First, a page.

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Torque Ratings

Torque Ratings

7th May 2020

"How do I choose the DYNAMIXEL with enough torque for my application?"

ROBOTIS produces a wide range of DYNAMIXEL models with different features, sizes, and torque specifications. A common question from users is “How do I know which model has enough torque for my application?”. To find the answer, let’s take a look at how torque is applied in a robotic system:

Torque in robotic systems is used to describe the amount of force applied in a circle, in this case the output horn of the DYNAMIXEL or servo. To determine whether the torque of your DYNAMIXEL is sufficient for a motion, the Torque must be equal to or greater than the forces that the servo will be overcoming in your system.

Before choosing your size of DYNAMIXEL, calculate the estimated torque requirements of your motions. A basic reference diagram is shown here:

Understanding Torque Specifications- Stall vs. Continuous

The Torque specification of DYNAMIXEL models is generally rated in one of two ways: Stall Torque or Continuous Torque.

Continuous Torque: A Continuous Torque rating is the estimated torque the unit is able to output while being run constantly. Continuous Torque does not represent the full Torque output, however it is recommended to plan motions within the Continuous Torque range of a model.

Stall Torque: The maximum peak torque output capable by the unit, at which point the output speed drops to zero (stalled). Stall Torque is also accompanied by the maximum current draw specification. It is not recommended to attempt to use Stall Torque for extended periods of time, or to plan to use a unit at its Stall Torque rating continuously. Due to the excessive current drawn by the motor, running a servo at the full Stall Torque rating often may cause damage due to heat of the motor, or other issues. Models rated in Stall Torque can have their continuous torque estimated using the formula:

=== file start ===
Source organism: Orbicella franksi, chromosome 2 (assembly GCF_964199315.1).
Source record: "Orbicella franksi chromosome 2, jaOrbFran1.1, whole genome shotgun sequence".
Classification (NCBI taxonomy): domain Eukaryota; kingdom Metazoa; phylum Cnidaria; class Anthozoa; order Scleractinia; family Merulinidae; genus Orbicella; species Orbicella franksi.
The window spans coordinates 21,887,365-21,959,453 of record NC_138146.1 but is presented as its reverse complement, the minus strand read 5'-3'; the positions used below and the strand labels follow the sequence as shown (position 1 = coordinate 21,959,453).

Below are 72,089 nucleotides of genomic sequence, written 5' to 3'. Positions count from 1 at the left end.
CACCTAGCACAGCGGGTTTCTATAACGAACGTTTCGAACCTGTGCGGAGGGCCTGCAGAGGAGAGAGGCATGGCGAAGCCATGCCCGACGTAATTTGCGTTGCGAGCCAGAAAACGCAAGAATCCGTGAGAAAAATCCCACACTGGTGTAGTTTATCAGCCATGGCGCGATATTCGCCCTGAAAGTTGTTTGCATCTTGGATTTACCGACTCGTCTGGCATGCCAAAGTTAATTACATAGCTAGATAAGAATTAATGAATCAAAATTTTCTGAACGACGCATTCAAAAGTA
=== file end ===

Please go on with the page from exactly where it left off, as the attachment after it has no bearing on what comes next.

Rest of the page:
Continuous Torque = Stall Torque * 0.20

N-T Curves

Every DYNAMIXEL has a chart showing the torque, speed, and efficiency of the unit at various points, known as an N-T curve, available in the product e-Manual. Take a look at this example- the Stall Torque is the point at which the black line (Speed- RPM) would drop to zero. (It’s hard to move with zero speed!)

The earlier range of the graph represents the Continuous Torque, where the unit runs with higher speed and efficiency (but less total torque). The higher efficiency and decreased load mean less wear on the hardware, and make Continuous Torque a better specification to plan a system using.

Remember:

  • To know what power/size of DYNAMIXEL you need, estimate the Torque needed for your motions
  • Models can be rated in Stall Torque or Continuous Torque- check the specification to see which it is. You want to compare a continuous torque specification to your estimated calculations.
  • For models rated in Stall Torque: Continuous Torque is estimated as 20% of the Stall Torque, or Continuous Torque = Stall Torque * 0.20
  • Keeping your robot’s motions within a safe torque range can help to ensure your system or installation reaches its maximum potential!